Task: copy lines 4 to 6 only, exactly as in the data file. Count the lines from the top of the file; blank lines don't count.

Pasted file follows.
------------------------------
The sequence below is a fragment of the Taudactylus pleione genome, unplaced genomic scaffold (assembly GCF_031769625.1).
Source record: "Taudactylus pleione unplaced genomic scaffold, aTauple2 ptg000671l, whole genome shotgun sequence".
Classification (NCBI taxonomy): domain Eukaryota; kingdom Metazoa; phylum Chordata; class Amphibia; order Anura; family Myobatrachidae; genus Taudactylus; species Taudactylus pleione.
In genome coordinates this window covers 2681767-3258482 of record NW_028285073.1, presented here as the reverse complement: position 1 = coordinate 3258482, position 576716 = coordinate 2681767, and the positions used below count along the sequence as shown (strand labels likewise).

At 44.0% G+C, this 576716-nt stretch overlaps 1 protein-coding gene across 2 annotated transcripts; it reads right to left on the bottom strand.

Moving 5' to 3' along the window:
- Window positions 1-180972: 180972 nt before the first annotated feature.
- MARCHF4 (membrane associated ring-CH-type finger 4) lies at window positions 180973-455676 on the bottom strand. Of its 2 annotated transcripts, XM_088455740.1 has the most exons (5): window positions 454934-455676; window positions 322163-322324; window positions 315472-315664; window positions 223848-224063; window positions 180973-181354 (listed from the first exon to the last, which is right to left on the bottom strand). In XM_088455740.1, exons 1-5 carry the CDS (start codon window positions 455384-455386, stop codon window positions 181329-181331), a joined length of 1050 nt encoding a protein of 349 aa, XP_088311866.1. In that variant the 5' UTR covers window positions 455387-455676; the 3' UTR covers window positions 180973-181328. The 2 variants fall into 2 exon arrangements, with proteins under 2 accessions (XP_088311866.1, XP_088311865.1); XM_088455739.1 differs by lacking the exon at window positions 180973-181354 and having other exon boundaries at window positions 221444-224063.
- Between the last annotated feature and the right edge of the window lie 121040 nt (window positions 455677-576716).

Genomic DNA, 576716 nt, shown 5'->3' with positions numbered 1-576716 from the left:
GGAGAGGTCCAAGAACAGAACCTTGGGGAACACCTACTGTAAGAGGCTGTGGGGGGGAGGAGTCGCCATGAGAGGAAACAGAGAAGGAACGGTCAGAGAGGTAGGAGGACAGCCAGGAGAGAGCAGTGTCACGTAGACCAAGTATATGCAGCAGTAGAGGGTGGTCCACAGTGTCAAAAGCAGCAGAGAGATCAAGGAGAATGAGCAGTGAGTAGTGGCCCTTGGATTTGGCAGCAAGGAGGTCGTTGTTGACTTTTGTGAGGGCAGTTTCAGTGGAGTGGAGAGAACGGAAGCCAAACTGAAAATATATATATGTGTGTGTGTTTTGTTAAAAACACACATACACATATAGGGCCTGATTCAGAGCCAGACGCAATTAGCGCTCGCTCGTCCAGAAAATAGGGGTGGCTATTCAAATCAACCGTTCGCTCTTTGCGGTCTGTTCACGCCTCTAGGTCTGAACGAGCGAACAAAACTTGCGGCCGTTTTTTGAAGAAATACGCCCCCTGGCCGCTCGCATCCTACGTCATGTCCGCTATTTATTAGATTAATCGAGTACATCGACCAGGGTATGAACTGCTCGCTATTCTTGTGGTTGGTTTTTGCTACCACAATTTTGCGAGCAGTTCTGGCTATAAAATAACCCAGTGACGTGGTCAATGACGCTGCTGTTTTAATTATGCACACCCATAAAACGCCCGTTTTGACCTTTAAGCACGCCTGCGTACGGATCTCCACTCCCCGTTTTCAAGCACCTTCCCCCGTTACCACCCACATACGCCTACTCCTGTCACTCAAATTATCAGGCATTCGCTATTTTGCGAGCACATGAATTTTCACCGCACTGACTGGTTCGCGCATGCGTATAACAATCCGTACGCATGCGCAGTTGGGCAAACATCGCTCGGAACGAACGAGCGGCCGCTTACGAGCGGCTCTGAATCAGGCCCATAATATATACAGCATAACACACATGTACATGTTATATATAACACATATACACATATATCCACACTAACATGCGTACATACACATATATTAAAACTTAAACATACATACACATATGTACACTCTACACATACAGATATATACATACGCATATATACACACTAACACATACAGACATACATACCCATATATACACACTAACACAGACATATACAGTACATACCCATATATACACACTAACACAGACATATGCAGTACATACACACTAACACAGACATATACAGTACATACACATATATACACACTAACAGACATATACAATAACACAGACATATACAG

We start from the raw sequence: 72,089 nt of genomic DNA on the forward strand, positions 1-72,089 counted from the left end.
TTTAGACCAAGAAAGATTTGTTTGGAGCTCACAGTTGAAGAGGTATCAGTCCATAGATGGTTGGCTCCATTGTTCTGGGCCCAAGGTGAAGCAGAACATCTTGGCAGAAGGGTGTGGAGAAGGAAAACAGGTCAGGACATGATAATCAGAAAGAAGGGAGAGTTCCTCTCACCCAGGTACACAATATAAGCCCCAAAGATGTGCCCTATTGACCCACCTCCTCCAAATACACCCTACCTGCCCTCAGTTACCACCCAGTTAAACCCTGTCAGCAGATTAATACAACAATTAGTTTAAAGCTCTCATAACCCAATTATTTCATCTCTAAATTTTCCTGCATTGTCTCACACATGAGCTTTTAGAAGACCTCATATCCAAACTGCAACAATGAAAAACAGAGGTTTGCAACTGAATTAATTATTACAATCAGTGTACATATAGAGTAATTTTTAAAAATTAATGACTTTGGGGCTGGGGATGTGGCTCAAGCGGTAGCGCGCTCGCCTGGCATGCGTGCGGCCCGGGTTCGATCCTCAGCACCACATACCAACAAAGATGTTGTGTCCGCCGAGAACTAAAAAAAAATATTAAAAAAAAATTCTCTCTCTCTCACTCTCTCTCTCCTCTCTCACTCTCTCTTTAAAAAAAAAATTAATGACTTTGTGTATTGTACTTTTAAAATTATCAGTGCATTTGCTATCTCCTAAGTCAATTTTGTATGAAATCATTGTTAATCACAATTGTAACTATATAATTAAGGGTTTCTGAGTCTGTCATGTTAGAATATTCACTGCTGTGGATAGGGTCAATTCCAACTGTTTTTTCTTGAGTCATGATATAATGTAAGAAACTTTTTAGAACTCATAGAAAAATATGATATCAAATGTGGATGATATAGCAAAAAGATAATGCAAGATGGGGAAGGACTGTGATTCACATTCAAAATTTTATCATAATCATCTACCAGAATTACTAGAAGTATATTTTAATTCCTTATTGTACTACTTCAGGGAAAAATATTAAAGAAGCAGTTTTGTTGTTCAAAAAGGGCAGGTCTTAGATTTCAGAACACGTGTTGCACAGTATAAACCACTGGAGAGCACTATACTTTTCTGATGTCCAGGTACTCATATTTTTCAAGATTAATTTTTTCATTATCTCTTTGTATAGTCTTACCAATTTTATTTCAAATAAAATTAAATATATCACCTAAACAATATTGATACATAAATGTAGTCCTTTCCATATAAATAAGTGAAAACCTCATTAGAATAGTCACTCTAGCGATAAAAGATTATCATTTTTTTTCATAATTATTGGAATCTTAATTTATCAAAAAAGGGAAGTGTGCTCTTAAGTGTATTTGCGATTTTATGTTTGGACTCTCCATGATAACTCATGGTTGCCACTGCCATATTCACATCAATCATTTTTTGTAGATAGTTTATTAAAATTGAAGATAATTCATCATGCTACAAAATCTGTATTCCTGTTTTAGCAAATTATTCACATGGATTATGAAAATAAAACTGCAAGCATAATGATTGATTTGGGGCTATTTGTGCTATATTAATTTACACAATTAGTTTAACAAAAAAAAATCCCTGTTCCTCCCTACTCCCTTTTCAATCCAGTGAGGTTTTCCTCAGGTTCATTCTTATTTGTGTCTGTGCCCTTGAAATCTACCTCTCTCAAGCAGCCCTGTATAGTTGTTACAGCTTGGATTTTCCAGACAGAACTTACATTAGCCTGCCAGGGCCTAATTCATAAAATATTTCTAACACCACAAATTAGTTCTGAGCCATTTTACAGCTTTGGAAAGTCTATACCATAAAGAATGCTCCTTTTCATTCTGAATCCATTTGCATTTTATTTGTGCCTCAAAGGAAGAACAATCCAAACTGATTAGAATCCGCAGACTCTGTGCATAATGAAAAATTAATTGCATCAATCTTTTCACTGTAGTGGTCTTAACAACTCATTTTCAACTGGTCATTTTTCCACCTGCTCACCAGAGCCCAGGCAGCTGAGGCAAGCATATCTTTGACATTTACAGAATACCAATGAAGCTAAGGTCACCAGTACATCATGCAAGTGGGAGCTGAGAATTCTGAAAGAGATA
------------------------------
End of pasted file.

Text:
In genome coordinates this window covers 2681767-3258482 of record NW_028285073.1, presented here as the reverse complement: position 1 = coordinate 3258482, position 576716 = coordinate 2681767, and the positions used below count along the sequence as shown (strand labels likewise).

At 44.0% G+C, this 576716-nt stretch overlaps 1 protein-coding gene across 2 annotated transcripts; it reads right to left on the bottom strand.

Moving 5' to 3' along the window: